The first is whether the 2019 process was a review or a re-assessment after a review. In the latter case, it would have needed to be completed by a properly qualified assessor even if no change of the plan were to be required.  If it was just a review, then it was wrong of the investigator to call it a re-assessment; and the guidance appertains to assessments, and not to reviews, which can be done by a wider range of people, without specific training.

The second question was whether a re-assessment was actually needed (regardless of whether the beginning of the process had been a review or a re-assessment AFTER a review) in order to apply for health funding.

The investigator ought to have been clear about whether the social worker was relying on previously documented ‘health needs’ from 2018 for the CHC full funding (or part funding from the CCG) application (or checklist, if one was used), or whether there was an acknowledgement by the council by then, of a deterioration or intensifying of need which was thought to take meeting her needs over the limits of social care services into the concept of ‘primary health need’ or services that could not be said to be social care services. That thinking would have required a re-assessment.

We think it is typical of the Covid era that the Family Court thought it could tell a council what to do by way of decision-making about the level of training above the minimum for a particular person who is owed a duty by the council. It is in the council’s discretion, as long as level 3 staff are available – complexity could be indicated in any number of ways.

But regarding training and qualifications generally for the assessors of this client group, the definition of deafblind matters, for those who might come within it. It is the ONLY condition specifically referred to in the Assessment Regulations as compelling an assessor with specific qualifications related to that condition. It’s not the NHS definition on its site here, NHS stance on deafblindness but a regulations-based definition – see reg 6(3) below:

Assessment Regulations:

Requirement for specialist expertise – deafblind individuals

6.—(1) An assessment which relates to an individual who is deafblind must be carried out by a person who has specific training and expertise relating to individuals who are deafblind.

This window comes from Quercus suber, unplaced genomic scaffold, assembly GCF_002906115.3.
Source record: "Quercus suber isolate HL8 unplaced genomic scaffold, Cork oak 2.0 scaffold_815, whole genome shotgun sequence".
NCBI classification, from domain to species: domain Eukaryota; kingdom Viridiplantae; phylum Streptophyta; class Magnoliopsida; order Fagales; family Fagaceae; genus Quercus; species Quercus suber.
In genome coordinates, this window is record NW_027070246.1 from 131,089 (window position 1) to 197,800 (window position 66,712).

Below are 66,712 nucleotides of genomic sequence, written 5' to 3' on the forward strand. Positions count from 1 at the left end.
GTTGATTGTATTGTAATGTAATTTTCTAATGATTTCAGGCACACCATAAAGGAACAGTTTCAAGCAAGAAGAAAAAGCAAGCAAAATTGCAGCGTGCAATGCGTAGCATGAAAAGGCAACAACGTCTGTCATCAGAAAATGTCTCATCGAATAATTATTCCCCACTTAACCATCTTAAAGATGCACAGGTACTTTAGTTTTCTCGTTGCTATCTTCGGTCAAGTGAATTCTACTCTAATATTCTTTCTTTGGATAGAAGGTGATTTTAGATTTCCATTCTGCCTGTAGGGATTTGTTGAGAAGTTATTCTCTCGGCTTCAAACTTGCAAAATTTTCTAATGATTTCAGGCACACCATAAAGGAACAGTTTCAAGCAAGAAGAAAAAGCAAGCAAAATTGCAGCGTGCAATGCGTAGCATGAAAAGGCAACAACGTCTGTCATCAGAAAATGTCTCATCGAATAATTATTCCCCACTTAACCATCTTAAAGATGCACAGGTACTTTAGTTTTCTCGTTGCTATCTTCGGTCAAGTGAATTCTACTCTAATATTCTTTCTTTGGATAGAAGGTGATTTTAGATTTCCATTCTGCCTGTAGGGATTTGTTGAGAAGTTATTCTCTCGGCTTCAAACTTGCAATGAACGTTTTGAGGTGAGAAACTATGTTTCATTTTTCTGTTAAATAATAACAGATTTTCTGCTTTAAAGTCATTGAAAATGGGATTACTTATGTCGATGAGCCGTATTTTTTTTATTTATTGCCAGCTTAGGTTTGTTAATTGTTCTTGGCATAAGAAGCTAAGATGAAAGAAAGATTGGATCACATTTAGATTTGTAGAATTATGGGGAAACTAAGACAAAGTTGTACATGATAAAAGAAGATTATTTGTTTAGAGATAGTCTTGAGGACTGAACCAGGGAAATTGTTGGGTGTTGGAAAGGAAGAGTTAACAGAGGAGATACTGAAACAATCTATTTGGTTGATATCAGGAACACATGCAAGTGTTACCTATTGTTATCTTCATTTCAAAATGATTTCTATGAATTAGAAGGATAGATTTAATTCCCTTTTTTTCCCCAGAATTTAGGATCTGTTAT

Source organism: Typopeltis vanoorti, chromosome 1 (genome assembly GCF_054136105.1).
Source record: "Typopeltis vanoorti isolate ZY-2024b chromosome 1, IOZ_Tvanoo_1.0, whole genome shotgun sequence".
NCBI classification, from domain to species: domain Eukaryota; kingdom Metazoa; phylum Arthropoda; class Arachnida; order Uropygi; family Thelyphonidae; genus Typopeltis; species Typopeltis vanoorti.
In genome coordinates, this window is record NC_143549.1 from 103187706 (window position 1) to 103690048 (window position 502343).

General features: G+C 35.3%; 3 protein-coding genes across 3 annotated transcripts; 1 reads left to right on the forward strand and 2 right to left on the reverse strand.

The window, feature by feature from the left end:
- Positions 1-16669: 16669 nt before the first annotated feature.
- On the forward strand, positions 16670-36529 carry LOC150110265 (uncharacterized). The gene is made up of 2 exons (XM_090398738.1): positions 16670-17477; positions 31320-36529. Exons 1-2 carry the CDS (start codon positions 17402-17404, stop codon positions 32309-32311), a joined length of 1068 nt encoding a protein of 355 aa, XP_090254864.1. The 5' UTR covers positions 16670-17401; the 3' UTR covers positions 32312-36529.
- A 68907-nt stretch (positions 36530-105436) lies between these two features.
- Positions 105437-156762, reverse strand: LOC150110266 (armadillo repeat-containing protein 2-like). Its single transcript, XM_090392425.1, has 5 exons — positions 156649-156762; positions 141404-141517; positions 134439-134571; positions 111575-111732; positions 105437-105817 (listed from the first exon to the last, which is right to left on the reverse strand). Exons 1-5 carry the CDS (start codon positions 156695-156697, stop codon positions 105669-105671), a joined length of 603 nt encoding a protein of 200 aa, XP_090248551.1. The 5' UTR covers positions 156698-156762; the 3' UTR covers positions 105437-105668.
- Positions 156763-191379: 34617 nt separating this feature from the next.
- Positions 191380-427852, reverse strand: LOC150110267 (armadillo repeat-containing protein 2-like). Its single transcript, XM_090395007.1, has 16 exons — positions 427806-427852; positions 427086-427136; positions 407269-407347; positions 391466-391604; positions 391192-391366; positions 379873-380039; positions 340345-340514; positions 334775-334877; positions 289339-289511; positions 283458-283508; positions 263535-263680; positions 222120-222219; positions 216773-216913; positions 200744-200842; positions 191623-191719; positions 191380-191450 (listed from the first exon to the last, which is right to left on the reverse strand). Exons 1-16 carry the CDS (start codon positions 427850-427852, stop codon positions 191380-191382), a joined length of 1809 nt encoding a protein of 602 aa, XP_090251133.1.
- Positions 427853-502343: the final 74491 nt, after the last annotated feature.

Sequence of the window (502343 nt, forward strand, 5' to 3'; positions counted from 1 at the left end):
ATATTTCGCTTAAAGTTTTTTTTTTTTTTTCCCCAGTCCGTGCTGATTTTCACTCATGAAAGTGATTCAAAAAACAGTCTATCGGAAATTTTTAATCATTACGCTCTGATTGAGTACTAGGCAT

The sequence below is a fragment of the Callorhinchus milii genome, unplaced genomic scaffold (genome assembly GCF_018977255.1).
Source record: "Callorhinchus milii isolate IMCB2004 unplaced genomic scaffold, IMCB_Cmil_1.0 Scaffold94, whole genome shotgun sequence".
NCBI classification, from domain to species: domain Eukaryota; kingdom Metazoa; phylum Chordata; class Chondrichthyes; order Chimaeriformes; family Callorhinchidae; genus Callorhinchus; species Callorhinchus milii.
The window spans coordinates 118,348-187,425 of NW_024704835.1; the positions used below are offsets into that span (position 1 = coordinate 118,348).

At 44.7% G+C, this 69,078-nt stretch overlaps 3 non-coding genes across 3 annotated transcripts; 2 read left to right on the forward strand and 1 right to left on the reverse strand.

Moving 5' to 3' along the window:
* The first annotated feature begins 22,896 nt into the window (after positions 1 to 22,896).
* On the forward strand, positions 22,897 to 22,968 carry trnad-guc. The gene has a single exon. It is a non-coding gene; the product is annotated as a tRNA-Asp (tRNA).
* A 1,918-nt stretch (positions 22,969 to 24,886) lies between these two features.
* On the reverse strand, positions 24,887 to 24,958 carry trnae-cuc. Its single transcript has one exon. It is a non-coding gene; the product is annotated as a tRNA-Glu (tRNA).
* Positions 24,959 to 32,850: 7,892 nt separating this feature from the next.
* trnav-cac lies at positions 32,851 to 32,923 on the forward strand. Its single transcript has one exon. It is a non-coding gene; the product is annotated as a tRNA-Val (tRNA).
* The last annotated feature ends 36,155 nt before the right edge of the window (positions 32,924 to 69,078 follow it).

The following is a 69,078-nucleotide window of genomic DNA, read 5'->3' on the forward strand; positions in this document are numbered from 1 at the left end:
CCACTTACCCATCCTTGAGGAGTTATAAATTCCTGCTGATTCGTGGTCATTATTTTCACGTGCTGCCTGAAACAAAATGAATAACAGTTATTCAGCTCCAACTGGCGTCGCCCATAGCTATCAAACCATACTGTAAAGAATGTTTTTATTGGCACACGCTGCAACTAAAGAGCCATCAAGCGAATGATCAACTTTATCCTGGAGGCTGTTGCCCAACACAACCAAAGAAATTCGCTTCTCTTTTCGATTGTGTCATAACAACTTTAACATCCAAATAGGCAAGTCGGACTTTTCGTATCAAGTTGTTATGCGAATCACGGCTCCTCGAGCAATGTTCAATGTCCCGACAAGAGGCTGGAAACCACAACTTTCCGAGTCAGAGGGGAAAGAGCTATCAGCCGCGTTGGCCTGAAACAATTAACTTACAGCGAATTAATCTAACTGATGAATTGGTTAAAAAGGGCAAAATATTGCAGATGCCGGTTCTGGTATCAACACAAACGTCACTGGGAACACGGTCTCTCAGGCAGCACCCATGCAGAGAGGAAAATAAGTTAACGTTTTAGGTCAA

(2) A local authority must facilitate the carrying out of the assessment by providing any person carrying out such an assessment with any relevant information which it may have—

(a) about the individual whose needs are being assessed; and

(b) in the case of—

(i) a carer’s assessment, about the adult needing care;

(ii) a child’s carer’s assessment, about the child needing care;

(iii) a young carer’s assessment, about the adult needing care.

(3) In this regulation, an individual is “deafblind” if the individual has combined sight and hearing impairment which causes difficulties with communication, access to information and mobility.

Specific training is referred to in the Guidance as follows:

6.92….This specialist assessment must be carried out by an assessor or team that has training of at least QCF or OCN level 3, or above where the person has higher or more complex needs.

6.93 Training and expertise should in particular include; communication, one-to-one human contact, social interaction and emotional wellbeing, support with mobility, assistive technology and rehabilitation. The type and degree of specialism required should be judged on a case by case basis, according to the extent of the person’s condition and their communication needs. Local authorities should also recognise that deafblindness is a dual sensory condition which requires a knowledge and understanding of the 2 respective conditions in unison, which cannot be replicated by taking an individual approach to both senses.

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The full Local Government Ombudsman report of Sefton Metropolitan Borough Council’s actions can be found here

https://www.lgo.org.uk/decisions/adult-care-services/assessment-and-care-plan/19-017-266